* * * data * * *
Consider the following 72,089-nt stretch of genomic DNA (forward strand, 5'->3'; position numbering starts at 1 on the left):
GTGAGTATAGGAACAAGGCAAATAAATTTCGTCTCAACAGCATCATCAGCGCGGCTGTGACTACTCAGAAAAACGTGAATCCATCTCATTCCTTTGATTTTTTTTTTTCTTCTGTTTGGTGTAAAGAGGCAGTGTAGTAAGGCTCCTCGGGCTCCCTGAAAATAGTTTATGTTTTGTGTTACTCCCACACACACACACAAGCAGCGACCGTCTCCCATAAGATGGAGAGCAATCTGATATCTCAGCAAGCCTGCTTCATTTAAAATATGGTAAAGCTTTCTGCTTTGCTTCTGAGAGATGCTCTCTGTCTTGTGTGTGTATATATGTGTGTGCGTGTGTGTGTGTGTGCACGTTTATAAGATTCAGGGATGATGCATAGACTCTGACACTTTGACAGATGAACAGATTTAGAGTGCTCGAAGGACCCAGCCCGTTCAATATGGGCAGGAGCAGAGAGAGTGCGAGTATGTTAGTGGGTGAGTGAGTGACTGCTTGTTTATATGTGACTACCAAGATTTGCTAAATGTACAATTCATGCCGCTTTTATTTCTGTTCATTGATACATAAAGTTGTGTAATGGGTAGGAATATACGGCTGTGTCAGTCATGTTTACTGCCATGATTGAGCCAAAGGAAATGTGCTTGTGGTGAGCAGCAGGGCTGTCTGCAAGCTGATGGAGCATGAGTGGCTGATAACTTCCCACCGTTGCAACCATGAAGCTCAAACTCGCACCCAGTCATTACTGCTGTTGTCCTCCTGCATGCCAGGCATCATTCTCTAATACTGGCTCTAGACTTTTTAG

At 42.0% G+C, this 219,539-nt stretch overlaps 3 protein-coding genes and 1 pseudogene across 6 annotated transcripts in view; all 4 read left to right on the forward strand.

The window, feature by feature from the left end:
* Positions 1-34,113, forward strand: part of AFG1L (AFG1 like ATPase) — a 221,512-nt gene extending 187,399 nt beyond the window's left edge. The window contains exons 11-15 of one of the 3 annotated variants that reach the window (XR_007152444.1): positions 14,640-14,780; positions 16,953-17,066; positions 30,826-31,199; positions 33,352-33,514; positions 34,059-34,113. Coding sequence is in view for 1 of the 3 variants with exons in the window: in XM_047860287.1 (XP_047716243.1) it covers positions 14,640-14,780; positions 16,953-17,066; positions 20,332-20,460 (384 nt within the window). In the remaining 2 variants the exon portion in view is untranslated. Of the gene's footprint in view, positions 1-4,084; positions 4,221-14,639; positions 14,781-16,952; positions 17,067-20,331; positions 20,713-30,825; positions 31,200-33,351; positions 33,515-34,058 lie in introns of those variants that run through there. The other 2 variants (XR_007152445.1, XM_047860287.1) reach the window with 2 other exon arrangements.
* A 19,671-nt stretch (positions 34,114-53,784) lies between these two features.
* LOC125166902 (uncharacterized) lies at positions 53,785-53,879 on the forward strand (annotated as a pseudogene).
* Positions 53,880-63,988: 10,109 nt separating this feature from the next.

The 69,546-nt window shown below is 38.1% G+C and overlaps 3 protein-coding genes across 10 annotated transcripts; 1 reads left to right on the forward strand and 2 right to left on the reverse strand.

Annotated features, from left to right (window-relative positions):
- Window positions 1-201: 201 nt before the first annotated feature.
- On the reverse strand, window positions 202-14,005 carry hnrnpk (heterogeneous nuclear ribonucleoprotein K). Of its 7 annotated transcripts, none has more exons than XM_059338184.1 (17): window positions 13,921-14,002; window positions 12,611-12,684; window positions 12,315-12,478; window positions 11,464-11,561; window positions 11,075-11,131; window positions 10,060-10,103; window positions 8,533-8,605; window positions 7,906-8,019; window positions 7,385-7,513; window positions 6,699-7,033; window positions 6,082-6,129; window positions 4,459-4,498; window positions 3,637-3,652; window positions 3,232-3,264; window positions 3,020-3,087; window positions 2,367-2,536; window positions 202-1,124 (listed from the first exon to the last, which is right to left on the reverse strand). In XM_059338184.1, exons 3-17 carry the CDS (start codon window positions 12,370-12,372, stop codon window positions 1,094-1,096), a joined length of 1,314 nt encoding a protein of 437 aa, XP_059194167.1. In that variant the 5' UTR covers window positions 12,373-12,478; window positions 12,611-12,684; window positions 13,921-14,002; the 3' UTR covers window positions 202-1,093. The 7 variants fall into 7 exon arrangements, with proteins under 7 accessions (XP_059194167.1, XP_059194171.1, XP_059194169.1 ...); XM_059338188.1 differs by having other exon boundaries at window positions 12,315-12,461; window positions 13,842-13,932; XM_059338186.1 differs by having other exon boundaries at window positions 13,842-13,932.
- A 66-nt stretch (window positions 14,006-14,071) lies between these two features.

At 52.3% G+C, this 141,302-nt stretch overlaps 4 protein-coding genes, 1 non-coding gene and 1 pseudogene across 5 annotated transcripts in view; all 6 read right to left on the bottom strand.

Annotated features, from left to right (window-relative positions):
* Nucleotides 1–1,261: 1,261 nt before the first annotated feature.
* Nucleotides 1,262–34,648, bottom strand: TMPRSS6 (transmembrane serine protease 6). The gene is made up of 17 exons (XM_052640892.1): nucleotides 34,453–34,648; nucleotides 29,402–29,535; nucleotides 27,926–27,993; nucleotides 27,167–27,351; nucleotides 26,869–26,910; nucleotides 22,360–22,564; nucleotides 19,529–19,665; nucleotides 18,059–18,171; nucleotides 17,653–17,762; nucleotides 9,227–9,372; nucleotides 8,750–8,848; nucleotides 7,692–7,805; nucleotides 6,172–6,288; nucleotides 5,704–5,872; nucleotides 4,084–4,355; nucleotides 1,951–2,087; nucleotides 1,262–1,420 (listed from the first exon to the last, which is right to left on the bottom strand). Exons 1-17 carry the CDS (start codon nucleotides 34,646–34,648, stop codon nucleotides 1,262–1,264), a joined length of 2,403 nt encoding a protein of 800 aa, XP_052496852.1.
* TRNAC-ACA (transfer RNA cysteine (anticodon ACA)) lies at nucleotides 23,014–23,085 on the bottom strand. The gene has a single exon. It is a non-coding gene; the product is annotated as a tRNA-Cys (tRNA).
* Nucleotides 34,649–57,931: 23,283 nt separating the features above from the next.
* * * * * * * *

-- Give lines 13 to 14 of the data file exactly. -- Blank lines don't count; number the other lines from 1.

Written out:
- A 66-nt stretch (window positions 14,006-14,071) lies between these two features.

At 52.3% G+C, this 141,302-nt stretch overlaps 4 protein-coding genes, 1 non-coding gene and 1 pseudogene across 5 annotated transcripts in view; all 6 read right to left on the bottom strand.